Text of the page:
I’ve noticed quite a bit of outdated and misleading COVID-19 information posted on Twitter.
For example, take the following tweet:
I don’t know who Summer Brennan is. I don’t follow her. She has a blue check next to her name, so she must be important. Her tweet just showed up in my timeline. She claimed in her tweet that getting vaccinated for COVID-19 stops the transmission of the virus. This is not true. Ever since Delta showed up, even people who are fully vaccinated for COVID-19 get infected and pass the virus to others.
Before there was Delta
Before the Delta variant reared its ugly head, the general consensus was that the chances vaccinated people were so minuscule, fully vaccinated people could go back to living a normal life. They no longer needed to mask up in public. They could begin attending public functions where large groups of people attended. This became one of the selling points on getting vaccinated. If you get fully vaccinated, the pandemic would all but be over for you.
That didn’t last very long.
Once upon a time in Barnstable County, Massachusetts
In July 2021, multiple large public events were held in a Barnstable County, Massachusetts town. There were a total of 469 Massachusetts residents who attended events in the town that tested positive for COVID-19. Of those 469 people, 346 (74%) of them were fully vaccinated. People getting COVID-19 were infected with the Delta variant of SARS-CoV-2.
The outbreak in Barnstable County taught us the Delta variant is more easily transmissible, much more transmissible than earlier versions of the virus. Delta is so transmissible, even fully vaccinated people are not immune from contracting it and spreading it to others. It’s why the CDC changed its recommendations concerning vaccinated people wearing masks.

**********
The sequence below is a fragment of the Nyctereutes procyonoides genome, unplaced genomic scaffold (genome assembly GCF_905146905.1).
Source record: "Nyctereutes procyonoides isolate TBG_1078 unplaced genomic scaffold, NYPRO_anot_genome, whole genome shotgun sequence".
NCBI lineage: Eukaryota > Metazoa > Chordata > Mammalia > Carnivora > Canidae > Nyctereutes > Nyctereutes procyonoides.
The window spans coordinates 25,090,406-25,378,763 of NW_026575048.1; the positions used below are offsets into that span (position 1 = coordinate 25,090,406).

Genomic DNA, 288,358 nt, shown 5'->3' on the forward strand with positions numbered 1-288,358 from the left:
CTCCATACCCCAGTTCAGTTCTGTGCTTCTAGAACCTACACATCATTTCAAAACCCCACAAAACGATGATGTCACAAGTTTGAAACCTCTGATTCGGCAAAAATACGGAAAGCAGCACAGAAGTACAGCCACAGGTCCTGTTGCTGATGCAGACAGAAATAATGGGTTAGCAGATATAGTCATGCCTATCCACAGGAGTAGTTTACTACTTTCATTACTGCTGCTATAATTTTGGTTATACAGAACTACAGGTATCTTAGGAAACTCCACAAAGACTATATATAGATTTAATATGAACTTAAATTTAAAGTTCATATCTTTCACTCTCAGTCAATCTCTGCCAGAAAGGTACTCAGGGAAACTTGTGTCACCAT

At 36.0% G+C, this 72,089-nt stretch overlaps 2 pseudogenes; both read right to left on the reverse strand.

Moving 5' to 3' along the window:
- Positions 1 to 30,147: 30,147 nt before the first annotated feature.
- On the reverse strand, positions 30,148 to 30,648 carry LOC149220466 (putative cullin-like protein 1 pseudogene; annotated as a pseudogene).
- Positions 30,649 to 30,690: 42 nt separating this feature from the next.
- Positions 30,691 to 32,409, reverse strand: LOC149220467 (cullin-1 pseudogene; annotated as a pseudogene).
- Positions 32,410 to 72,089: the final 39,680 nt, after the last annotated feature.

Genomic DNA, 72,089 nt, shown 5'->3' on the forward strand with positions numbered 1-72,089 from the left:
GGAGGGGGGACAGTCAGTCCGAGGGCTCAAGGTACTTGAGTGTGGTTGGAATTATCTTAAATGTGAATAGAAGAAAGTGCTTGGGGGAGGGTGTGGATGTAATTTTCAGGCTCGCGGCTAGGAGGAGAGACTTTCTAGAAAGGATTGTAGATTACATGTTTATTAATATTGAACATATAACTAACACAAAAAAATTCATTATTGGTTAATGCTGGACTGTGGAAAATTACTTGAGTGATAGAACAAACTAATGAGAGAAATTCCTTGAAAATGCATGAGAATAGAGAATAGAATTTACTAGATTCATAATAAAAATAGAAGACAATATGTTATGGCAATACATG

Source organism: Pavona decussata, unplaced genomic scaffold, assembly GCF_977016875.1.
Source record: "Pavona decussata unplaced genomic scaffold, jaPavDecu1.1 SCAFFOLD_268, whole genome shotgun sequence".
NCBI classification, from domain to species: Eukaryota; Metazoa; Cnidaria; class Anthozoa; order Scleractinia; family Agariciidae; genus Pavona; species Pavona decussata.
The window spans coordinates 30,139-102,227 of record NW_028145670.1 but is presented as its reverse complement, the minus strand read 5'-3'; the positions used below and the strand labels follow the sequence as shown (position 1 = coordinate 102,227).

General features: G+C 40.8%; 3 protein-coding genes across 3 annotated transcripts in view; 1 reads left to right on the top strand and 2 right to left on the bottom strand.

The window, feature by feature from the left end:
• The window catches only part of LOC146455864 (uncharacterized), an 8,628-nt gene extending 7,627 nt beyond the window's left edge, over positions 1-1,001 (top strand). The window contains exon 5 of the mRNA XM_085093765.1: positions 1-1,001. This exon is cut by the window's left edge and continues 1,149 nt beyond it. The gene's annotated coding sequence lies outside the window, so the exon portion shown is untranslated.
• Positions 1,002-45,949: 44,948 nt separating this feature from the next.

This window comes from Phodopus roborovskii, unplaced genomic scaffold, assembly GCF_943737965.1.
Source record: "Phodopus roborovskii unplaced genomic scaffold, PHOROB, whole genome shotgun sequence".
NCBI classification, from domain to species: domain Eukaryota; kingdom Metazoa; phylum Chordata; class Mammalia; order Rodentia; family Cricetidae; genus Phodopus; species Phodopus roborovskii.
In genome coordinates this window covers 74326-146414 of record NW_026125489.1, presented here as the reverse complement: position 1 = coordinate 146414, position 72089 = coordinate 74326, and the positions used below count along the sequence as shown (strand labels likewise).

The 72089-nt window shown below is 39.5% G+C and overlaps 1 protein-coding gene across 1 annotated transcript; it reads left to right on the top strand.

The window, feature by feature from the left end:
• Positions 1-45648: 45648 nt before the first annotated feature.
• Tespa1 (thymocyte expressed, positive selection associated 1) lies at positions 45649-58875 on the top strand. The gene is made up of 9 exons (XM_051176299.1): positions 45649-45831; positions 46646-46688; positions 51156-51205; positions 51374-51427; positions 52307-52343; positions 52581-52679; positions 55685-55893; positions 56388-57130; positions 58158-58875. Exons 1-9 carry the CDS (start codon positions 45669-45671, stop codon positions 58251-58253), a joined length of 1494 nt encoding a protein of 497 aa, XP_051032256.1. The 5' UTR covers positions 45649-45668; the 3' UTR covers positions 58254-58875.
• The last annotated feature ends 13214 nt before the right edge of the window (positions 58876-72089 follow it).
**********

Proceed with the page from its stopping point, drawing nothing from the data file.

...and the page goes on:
The article Summer Brennan linked to was published on April 21, long before the outbreak in Barnstable County.
Although it’s important we encourage everyone to get vaccinated against COVID-19, it’s not wise to rely on outdated information promising things that are no longer true. Getting vaccinated for COVID-19 doesn’t make you impervious to the virus. If you are fully vaccinated, you can still get COVID-19 and you can still infect others.
The good news is fully vaccinated people are a lot less likely to require hospitalization if they contract COVID-19. Here in Washington County, Maryland, we currently have 37 people hospitalized for COVID-19. Of that number, 32 of them are unvaccinated.
People need to exercise more care when posting information on social media about COVID-19. They need to make sure what they are posting is still relevant. Summer Brennan failed to do that. If people are going to act irresponsibly with what they share, maybe Twitter needs to post a warning when someone shares an old, possibly outdated article about COVID-19.